This is a post in an ongoing feature on Her Packing List called “The One Little Thing“. Each week or two, I’ll be interviewing a traveling lady to find out the one little thing she just can’t travel without. This post is brought to you by Michele Herrmann:
The one little thing I feel secure about traveling with is my money belt. Yes, it does sound boring. Plain. Practical.
A money belt is neither stylish as a multi-purpose black dress nor sentimental as an entry journal. However, for me, this belt not only fulfills its purpose as a security precaution. This same item also gives me more self-assurance in my ability to take the many journeys since I bought it twelve years ago.
When I decided to go on a guided tour around Italy in May 2000, I would hear constant warnings from relatives and other travelers about watching out for pickpockets. I was told these people would fake scenarios to distract me to grab my bag or my purse, to dig into my pockets.
Yes, my friends and loved ones were well meaning. Yes, this advice was important to heed. Yet their continued concern over my possibility of being robbed, along with over-hyped anxiety over my personal safety, were starting to be too much.
This tour marked the first time I was going outside of the United States, for the most part, on my own. And would I want fear of the unknown to damper my anticipation of seeing Italia?
Would I have had to constantly fret over the possibility of losing my passport, my money, even my credit card? Should I be leery of crowd places and riding on packed trains?
Thankfully, someone gave me a rational solution: get a money belt.
I purchased one of Eagle Creek’s undercover belts, which slips under the hip portion of my pants with a strap to adjust its fit to my waist.
This thin belt has two zipper pockets, so I could separate my cash in one place and my credit card and passport in the other. The price at the time was good and I still use it twelve years later.
While in Italy, I felt better having it on me. During a packed ferry ride to Venice, my tour group members and I huddled near to watch out for each other and our respective stuff. We heard later that supposedly a group of pickpockets cleaned out other passengers–most likely tourists–on the ferry. Hope that was just a rumor.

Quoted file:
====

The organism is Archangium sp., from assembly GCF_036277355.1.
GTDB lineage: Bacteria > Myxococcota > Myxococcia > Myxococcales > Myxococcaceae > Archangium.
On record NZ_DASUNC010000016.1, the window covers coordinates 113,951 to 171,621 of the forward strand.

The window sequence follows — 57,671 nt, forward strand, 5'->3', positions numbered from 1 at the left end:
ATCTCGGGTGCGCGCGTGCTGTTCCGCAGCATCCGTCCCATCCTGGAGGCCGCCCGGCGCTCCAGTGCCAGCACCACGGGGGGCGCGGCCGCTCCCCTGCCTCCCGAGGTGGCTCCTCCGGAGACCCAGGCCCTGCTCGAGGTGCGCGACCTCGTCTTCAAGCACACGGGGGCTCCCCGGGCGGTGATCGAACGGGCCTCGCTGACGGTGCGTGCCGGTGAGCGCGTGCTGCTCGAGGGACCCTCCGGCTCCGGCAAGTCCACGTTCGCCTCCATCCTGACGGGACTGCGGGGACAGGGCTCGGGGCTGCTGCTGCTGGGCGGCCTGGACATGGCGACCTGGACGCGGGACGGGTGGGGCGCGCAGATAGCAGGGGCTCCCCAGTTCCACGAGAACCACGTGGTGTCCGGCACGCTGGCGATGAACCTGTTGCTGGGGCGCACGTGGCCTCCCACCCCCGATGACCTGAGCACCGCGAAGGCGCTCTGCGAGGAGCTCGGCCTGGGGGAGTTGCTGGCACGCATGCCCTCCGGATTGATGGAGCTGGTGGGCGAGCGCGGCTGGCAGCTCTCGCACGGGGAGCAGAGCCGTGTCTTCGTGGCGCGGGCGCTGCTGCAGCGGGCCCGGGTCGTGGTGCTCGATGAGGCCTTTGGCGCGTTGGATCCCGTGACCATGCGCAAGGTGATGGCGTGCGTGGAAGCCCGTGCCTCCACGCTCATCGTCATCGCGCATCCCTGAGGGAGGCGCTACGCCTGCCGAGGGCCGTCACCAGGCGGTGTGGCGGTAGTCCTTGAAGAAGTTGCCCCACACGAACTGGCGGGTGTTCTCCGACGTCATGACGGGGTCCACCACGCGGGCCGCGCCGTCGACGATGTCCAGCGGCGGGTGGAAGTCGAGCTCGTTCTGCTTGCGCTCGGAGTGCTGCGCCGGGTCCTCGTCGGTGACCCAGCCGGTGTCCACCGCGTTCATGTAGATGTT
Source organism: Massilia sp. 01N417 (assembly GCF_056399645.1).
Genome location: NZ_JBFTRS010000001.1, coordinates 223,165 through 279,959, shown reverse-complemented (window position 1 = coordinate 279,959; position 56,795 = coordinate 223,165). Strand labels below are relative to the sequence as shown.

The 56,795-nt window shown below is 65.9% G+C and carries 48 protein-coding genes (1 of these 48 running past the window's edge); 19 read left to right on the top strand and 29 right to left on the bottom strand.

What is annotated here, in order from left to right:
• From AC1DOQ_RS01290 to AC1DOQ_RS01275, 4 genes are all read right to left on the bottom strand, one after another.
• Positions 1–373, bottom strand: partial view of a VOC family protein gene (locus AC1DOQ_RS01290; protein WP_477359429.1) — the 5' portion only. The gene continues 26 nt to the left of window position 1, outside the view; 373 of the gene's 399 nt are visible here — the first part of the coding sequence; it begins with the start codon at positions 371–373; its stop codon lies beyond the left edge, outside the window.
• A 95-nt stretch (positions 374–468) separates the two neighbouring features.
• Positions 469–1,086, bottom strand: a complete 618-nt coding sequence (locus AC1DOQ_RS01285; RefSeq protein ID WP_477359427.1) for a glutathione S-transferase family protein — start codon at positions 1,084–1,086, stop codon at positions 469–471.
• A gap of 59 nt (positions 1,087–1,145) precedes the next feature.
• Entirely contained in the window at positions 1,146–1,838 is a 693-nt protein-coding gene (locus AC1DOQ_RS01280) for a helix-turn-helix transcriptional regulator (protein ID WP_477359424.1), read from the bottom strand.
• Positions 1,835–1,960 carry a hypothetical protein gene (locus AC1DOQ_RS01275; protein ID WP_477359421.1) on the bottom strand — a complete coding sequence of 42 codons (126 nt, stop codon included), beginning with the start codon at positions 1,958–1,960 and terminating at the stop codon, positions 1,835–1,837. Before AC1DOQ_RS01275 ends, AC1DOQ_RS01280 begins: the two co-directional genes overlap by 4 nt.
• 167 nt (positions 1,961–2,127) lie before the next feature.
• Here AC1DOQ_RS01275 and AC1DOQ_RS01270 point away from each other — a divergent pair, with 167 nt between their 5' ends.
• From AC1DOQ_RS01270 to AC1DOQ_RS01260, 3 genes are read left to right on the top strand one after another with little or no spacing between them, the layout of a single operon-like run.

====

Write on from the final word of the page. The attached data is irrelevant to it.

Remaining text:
As I continue to travel throughout Europe and the United States, my money belt has gone beyond serving as a security blanket.
For me, it is multi-purposed.
Often I store non-monetary items in it. It’s held a room key during a night walk alone in Athens, near the Plaka. It’s been like a drawer for stomach medicine needed after a heavy BBQ meal in Memphis and ibuprofen for the morning after a strong cocktail and a nasty fall on Bourbon Street.
Other contained items have ranged from hotel business cards (because it might take a while for me to remember the name of the place I’m staying), to handwritten notes.
My money belt even helps me better manage my cash flow. Before venturing out, I try to take out how much I think I will need or spend that day or night. I leave the rest in. If I find I’m running short on dough, I find a bathroom or convenient corner where I can pull the belt out discreetly.
Gradually, my money belt has made me feel bold enough to leave my purse at the hotel, taking out the essentials, and walking around bag-free with confidence.
Although I have a tendency to overstuff my money belt – I try to counter this look by wearing a baggy top or cleaning out nonessentials – just knowing that it’s on me makes me feel secure. From time to time, I’ll do a quick tap around the side of my pants to reassure myself that it’s still in place. Then I know I’ll be fine.
Michele Herrmann, a writer and editor, contributes advice-based pieces about travel to various websites. She has ventured throughout Europe and up, down and across the United States and Canada. When she’s home, she likes to go hiking and enjoys festivals and general exploring. Follow her on Twitter at @micheleherrmann.
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